Fixed and floating charges are a technical way for a financial institution lending money to secure some of it. A fixed charge is usually ‘secured’ on a specific asset, such as property or machinery. With a fixed charge, the company that borrows money could not sell the asset without the permission of the organisation that has lent it.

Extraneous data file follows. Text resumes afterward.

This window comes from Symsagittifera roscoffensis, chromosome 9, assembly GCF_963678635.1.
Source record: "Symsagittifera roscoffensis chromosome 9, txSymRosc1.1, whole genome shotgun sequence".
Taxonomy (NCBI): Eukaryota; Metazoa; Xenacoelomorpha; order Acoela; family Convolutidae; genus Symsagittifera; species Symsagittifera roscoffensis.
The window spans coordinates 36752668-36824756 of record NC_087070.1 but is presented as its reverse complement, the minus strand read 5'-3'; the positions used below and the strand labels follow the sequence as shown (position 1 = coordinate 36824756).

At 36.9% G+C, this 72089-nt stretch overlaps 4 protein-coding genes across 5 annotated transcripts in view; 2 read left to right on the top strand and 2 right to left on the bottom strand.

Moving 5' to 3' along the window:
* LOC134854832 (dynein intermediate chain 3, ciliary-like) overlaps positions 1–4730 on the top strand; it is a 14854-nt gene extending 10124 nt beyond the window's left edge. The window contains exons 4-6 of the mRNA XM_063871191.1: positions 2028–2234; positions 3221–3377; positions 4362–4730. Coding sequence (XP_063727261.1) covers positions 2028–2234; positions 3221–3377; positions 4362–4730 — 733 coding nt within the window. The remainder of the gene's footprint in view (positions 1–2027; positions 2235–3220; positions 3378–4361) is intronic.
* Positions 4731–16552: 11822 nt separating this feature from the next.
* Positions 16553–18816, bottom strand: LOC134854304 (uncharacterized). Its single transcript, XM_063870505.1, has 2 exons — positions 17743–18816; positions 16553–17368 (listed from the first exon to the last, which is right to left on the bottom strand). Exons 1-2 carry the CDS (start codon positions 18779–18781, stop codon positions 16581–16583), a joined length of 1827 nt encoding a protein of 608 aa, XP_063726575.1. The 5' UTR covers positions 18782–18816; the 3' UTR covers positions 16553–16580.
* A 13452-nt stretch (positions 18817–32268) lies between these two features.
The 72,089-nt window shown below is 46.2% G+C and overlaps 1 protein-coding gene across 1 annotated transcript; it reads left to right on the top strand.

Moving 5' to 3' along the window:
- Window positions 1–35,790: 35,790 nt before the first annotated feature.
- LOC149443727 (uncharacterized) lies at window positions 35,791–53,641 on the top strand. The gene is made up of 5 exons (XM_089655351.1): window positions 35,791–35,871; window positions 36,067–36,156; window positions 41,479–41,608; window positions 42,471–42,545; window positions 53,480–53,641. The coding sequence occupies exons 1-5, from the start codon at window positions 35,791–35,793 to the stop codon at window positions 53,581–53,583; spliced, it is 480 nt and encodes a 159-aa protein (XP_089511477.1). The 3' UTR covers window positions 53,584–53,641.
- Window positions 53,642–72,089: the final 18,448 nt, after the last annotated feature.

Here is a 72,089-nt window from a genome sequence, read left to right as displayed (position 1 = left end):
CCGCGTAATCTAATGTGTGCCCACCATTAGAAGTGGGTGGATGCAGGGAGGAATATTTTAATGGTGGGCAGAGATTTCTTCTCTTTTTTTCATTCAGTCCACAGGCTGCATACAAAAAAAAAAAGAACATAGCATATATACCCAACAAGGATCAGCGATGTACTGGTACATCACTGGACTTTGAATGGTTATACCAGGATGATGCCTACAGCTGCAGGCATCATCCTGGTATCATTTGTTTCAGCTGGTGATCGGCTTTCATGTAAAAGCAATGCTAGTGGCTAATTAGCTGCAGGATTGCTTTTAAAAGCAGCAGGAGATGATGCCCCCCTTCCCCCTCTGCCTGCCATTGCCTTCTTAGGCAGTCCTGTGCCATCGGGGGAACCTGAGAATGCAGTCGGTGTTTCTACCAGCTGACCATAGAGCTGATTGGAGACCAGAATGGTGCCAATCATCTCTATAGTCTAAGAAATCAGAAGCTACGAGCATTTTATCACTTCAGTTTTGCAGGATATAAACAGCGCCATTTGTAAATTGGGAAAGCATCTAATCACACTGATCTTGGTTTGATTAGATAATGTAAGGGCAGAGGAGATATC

A floating charge is not tied to a specific asset however is usually secured on things like raw materials or component stocks. The borrower can use the stock to do business replacing them when necessary. However should the charge be applied or ‘crystallise’, (i.e. as a result of not paying interest on time) whatever stock that is covered by the floating charge which is in the business at that time becomes subject to the charge and cannot be used without the permission of the charge holder (the lender).